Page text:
Hungary's competition watchdog GVH on December 6 fined social media site Facebook HUF1.2bn (€3.6mn) for misleading statements, which is the biggest ever fine levied in a consumer protection case.
Facebook advertised its services on its website as free of charge but the GVH said that while clients did not have to pay directly to the services, they generated a profit for the company through their user activity and data.
The competition authority found that the "free to join" and "free and always will be" messages displayed on the main page distract consumers from the compensation they agree to the surrendering of their data and the scope and consequences of this action.
The messages the GVH found misleading were displayed on the main page from January 2010 until 12 August 2019 and were only removed from the help centre on 23 October this year.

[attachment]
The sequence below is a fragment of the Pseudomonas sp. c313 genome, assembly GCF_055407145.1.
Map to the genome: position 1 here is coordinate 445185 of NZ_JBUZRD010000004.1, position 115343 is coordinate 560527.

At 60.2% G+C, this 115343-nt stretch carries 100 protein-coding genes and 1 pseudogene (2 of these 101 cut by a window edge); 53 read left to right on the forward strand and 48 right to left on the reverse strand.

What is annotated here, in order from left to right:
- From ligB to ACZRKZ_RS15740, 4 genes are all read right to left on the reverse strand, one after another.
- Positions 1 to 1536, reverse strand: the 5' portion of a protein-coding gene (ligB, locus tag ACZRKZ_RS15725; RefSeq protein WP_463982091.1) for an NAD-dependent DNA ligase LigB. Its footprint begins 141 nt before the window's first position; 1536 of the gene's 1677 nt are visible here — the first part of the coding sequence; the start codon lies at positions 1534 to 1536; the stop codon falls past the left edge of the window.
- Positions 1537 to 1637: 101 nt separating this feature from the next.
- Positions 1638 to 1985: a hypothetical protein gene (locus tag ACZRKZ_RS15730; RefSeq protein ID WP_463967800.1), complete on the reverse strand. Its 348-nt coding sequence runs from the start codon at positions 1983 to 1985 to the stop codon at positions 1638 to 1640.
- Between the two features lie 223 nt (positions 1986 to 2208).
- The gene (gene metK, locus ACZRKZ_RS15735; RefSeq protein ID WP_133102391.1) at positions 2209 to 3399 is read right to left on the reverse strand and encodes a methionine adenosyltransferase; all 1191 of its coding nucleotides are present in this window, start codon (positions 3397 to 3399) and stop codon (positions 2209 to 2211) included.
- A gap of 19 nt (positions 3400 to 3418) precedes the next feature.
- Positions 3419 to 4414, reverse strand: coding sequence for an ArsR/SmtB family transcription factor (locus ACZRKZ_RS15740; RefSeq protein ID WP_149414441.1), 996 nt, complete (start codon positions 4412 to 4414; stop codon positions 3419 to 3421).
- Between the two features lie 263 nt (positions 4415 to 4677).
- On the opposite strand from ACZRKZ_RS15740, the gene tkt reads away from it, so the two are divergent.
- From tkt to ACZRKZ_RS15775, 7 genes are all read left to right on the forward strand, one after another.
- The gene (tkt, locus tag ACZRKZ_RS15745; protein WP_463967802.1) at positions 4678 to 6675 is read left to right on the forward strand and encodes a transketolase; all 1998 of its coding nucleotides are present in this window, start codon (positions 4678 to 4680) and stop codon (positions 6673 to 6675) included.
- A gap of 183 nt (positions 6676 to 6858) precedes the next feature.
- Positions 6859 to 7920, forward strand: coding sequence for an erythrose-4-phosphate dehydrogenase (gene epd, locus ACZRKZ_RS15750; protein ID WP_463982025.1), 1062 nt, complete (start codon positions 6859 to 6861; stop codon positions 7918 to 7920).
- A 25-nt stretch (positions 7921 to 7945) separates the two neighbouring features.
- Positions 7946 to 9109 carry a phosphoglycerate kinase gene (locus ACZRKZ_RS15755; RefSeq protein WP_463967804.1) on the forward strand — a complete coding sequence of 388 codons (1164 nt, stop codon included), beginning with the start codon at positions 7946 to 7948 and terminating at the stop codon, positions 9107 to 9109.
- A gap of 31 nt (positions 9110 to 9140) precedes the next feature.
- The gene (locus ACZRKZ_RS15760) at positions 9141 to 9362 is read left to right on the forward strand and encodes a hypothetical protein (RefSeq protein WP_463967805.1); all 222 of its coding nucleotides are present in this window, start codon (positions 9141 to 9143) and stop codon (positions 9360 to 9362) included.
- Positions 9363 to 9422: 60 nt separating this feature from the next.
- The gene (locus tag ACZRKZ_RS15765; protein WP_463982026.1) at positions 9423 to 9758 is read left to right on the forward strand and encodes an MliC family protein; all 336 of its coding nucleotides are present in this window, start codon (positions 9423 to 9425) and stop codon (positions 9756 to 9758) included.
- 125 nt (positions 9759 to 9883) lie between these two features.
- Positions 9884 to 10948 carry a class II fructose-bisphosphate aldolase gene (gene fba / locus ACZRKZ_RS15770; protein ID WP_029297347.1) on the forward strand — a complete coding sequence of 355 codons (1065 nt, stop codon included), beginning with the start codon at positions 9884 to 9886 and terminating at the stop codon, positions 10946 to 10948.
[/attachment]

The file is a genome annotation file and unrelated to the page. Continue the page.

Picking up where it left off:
When setting the fine, the watchdog did note that Facebook had since amended the misleading statements.
The authority said it calculated the fine based not only on the advertising revenues in Hungary of Facebook Ireland Ltd., but also took into account that during the investigation the company made changes globally to the slogans on its opening page about the gratuitousness of the service, and also to the content of the help centre.
The competition authority said that it in general it is detrimental in the short and longer run in any decision, if consumers believe that they can use a service free and without risk.
GVH noted that similar decisions were made in the US and in Europe against Facebook. In April, the social media site has clarified its user terms and conditions following demands from the European Commission (EC) for the social network to be more transparent about how it uses personal data and earns money through targeted advertising.